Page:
What is MEV, the enigmatic term that stands for maximal extractable value? Originally an abbreviation for “miner extractable value”, MEV refers to the additional value that can be extracted from block production on top of the regular block rewards and transaction fees. This opportunity to maximize profits stems from the ability to include, exclude and order transactions in a block – an ability that has historically been associated with miners in Proof-of-Work blockchain networks. However, the growing prominence of Proof-of-Stake has seen validators taking on those responsibilities, which has imbued the MEV term with a new meaning. This became particularly evident after Ethereum’s recent shift from PoW to PoS, as the term was changed to reflect the rise of the validator role on Ethereum.
While the MEV phenomenon is not exclusive to Ethereum, it’s certainly most prevalent there. This is because Ethereum is by far the biggest platform for decentralized finance and smart contracts.
What is MEV and how does it work?
As mentioned above, MEV occurs as a natural consequence of the way transactions are added to a blockchain ledger. In short, all transactions are first submitted to a ‘mempool’ that is then scoured by block producers (miners and validators in PoW and PoS networks, respectively) who decide what transactions to include in a block. And because there are no rules that need to be followed during this process, financial incentive is the only factor that can influence the ordering of transactions. In other words, users that are willing to pay higher fees are likely to get their transactions processed much faster. This can be seen as the simplest form of MEV and it has been around since the very beginning of the blockchain revolution.
Following the advent of Ethereum and the rise of smart contract-powered DeFi, MEV strategies have become much more elaborate. Meanwhile, block producers are no longer the only players in the MEV process. Lately, the role of ‘searchers’ has become increasingly prominent.
Searchers’ main goal is to find profitable opportunities like lucrative DeFi trades. To that end, they utilize sophisticated algorithms for analyzing blockchain data and use bots that automatically submit transactions to the network to capitalize on the opportunities identified by the algorithms. To increase the chance of getting their transaction included in a block, searchers are usually willing to pay premium gas/transaction fees, sometimes in excess of 90% of the expected MEV. This is why block producers still get the lion’s share of the profits, even though they may not be active participants in the MEV process.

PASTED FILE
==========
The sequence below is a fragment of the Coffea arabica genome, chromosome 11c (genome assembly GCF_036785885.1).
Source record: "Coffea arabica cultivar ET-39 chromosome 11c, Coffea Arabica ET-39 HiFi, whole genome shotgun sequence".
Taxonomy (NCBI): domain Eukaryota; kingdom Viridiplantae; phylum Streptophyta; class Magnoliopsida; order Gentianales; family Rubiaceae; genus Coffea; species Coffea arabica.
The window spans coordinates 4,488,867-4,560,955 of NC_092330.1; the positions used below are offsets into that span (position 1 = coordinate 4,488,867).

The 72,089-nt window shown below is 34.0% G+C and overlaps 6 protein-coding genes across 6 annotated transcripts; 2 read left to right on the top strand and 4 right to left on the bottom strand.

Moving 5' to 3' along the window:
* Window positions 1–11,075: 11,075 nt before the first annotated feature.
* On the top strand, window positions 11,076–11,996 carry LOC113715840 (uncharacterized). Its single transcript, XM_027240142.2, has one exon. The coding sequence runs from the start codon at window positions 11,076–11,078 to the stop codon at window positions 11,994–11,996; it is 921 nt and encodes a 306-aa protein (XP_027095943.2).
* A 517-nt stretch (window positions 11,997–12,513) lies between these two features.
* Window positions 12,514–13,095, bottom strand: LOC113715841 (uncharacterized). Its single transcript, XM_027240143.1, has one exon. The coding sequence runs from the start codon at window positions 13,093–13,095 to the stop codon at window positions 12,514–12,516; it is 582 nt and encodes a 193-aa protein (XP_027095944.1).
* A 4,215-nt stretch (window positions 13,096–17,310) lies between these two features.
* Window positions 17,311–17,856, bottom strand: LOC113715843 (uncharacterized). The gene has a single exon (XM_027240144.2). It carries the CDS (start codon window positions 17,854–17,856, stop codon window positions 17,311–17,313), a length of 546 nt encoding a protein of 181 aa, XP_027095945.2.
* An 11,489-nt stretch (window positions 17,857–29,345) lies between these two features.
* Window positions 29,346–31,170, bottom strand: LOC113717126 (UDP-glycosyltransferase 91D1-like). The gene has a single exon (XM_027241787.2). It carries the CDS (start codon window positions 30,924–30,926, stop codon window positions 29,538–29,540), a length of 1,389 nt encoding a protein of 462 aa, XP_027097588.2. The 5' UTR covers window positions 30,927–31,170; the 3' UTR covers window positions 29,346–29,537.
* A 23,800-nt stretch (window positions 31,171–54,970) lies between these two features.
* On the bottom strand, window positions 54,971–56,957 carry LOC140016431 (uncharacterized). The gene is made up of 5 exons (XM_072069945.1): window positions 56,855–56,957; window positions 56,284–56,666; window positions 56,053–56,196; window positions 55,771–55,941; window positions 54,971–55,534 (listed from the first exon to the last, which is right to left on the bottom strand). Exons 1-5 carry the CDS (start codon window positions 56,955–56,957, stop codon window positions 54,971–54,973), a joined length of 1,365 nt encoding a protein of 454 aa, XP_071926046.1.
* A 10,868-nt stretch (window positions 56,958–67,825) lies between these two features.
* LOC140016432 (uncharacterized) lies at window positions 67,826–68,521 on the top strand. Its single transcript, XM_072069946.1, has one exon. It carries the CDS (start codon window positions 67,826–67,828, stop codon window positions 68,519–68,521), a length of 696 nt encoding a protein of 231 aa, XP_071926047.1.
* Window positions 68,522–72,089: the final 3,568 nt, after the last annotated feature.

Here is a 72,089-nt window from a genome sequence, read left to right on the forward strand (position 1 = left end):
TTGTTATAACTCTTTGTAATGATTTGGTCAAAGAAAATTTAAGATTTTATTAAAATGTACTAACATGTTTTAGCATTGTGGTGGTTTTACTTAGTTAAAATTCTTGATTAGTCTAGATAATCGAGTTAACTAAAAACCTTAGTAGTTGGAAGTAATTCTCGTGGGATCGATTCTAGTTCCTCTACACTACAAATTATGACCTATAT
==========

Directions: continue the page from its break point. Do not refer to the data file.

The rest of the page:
Common MEV strategies
So what MEV strategies are there? Well, let’s take a closer look at the most popular ones.
Arbitrage is perhaps the most conventional MEV strategy, as it is used in traditional trading, as well. Put simply, arbitrage is a trading strategy that allows traders to take advantage of the temporary difference in the price of an asset between exchanges. In DEX arbitrage, the assets are cryptocurrencies, whose price often vary from one decentralized exchange to another. To take advantage of this, a trader can buy a crypto asset at a lower price on one decentralized exchange and sell it at a higher price on another DEX. Thanks to blockchain, this can happen in a single atomic transaction allowing for traders to quickly capitalize on lucrative opportunities. This makes DEX arbitrage stand out, as other MEV techniques, for example, front-running, require separate transactions.
Because it is a well-known and widely employed strategy, DEX arbitrage is also super competitive. For example, several searchers may attempt to capitalize on the same arbitrage opportunity, which could trigger a bidding war, known as ‘gas-price auction’, leading to higher and higher transaction fees to incentivize block producers. Alternatively, a block producer could decide to copy a searcher’s transaction in an attempt to capture the opportunity themselves.